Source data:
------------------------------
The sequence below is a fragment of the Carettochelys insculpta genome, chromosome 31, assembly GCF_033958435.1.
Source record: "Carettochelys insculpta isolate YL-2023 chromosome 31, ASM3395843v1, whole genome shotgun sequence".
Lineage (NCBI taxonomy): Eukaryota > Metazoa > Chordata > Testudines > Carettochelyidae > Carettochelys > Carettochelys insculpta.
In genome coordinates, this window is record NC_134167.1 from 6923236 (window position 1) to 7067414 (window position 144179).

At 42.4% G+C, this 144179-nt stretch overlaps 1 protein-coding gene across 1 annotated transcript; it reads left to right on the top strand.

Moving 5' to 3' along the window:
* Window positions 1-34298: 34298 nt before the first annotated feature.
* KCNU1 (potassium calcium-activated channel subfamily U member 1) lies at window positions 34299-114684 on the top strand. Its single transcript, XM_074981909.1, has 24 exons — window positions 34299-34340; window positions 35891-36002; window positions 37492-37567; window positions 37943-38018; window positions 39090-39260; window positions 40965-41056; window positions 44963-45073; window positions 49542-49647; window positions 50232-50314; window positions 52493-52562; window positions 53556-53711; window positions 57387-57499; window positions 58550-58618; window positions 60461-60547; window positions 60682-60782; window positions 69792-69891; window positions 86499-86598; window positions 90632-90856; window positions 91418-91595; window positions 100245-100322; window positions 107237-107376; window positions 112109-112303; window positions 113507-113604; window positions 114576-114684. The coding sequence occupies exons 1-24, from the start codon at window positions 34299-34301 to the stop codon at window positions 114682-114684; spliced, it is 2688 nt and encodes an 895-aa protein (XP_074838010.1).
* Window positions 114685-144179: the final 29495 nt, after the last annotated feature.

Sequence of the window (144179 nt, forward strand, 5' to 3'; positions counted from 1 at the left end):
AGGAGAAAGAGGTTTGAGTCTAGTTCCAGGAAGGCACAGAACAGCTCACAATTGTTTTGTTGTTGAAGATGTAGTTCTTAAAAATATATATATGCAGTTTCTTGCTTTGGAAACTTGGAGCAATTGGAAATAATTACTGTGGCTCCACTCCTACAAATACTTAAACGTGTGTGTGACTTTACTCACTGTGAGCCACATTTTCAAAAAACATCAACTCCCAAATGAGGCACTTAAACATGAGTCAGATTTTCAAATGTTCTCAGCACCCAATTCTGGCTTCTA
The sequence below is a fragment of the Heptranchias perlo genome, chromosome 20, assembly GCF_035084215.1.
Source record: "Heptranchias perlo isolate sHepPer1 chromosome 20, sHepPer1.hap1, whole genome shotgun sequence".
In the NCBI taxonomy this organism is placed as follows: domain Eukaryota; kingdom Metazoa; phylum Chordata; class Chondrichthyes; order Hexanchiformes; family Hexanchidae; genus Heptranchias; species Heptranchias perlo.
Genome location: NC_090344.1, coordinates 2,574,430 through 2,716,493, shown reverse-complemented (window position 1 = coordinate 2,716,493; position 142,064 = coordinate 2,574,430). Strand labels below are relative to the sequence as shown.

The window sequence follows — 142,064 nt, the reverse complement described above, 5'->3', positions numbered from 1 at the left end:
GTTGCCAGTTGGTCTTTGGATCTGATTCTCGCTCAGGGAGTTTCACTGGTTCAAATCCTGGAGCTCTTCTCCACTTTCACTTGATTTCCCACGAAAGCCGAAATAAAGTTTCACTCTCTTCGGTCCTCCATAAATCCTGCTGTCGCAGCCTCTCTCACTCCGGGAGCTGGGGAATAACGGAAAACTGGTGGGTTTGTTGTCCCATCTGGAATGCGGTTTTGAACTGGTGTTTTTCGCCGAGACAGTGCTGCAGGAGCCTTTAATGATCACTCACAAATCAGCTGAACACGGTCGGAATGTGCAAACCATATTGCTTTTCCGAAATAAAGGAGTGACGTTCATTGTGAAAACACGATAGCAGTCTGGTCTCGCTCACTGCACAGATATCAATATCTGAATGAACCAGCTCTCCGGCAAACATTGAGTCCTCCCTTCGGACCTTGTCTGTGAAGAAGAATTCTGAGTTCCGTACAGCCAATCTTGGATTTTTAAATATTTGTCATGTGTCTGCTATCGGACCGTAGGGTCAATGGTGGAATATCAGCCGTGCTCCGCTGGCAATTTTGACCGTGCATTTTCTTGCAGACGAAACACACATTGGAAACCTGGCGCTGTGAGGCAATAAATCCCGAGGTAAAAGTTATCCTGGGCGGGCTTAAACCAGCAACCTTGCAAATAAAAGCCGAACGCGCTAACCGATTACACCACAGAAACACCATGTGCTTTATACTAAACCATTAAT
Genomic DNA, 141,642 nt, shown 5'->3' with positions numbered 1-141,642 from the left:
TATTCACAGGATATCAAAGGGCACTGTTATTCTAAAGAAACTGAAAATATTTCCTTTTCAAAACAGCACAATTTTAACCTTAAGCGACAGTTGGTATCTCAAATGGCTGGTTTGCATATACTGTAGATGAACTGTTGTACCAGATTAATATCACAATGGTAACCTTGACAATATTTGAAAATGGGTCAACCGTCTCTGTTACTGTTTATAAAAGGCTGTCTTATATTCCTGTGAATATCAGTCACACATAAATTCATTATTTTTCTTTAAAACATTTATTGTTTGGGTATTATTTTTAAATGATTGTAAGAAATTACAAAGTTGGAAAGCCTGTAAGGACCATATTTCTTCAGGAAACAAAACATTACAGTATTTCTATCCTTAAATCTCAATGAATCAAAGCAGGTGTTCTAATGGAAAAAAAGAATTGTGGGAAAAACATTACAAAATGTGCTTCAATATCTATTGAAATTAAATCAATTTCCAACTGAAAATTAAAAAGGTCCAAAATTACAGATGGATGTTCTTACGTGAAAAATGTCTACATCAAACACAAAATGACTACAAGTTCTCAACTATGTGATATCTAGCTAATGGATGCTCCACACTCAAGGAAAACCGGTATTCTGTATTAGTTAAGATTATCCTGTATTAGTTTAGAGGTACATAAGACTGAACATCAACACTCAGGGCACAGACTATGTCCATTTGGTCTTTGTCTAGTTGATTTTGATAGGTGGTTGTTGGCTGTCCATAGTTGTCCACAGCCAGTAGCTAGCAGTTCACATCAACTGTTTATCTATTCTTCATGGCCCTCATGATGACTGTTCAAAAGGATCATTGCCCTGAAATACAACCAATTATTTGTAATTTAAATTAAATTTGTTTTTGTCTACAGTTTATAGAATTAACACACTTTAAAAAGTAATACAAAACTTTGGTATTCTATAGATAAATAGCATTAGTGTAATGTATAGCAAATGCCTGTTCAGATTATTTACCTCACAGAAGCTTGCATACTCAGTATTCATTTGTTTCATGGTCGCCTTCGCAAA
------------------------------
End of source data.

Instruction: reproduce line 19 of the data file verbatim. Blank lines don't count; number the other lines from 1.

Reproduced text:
TATTCACAGGATATCAAAGGGCACTGTTATTCTAAAGAAACTGAAAATATTTCCTTTTCAAAACAGCACAATTTTAACCTTAAGCGACAGTTGGTATCTCAAATGGCTGGTTTGCATATACTGTAGATGAACTGTTGTACCAGATTAATATCACAATGGTAACCTTGACAATATTTGAAAATGGGTCAACCGTCTCTGTTACTGTTTATAAAAGGCTGTCTTATATTCCTGTGAATATCAGTCACACATAAATTCATTATTTTTCTTTAAAACATTTATTGTTTGGGTATTATTTTTAAATGATTGTAAGAAATTACAAAGTTGGAAAGCCTGTAAGGACCATATTTCTTCAGGAAACAAAACATTACAGTATTTCTATCCTTAAATCTCAATGAATCAAAGCAGGTGTTCTAATGGAAAAAAAGAATTGTGGGAAAAACATTACAAAATGTGCTTCAATATCTATTGAAATTAAATCAATTTCCAACTGAAAATTAAAAAGGTCCAAAATTACAGATGGATGTTCTTACGTGAAAAATGTCTACATCAAACACAAAATGACTACAAGTTCTCAACTATGTGATATCTAGCTAATGGATGCTCCACACTCAAGGAAAACCGGTATTCTGTATTAGTTAAGATTATCCTGTATTAGTTTAGAGGTACATAAGACTGAACATCAACACTCAGGGCACAGACTATGTCCATTTGGTCTTTGTCTAGTTGATTTTGATAGGTGGTTGTTGGCTGTCCATAGTTGTCCACAGCCAGTAGCTAGCAGTTCACATCAACTGTTTATCTATTCTTCATGGCCCTCATGATGACTGTTCAAAAGGATCATTGCCCTGAAATACAACCAATTATTTGTAATTTAAATTAAATTTGTTTTTGTCTACAGTTTATAGAATTAACACACTTTAAAAAGTAATACAAAACTTTGGTATTCTATAGATAAATAGCATTAGTGTAATGTATAGCAAATGCCTGTTCAGATTATTTACCTCACAGAAGCTTGCATACTCAGTATTCATTTGTTTCATGGTCGCCTTCGCAAA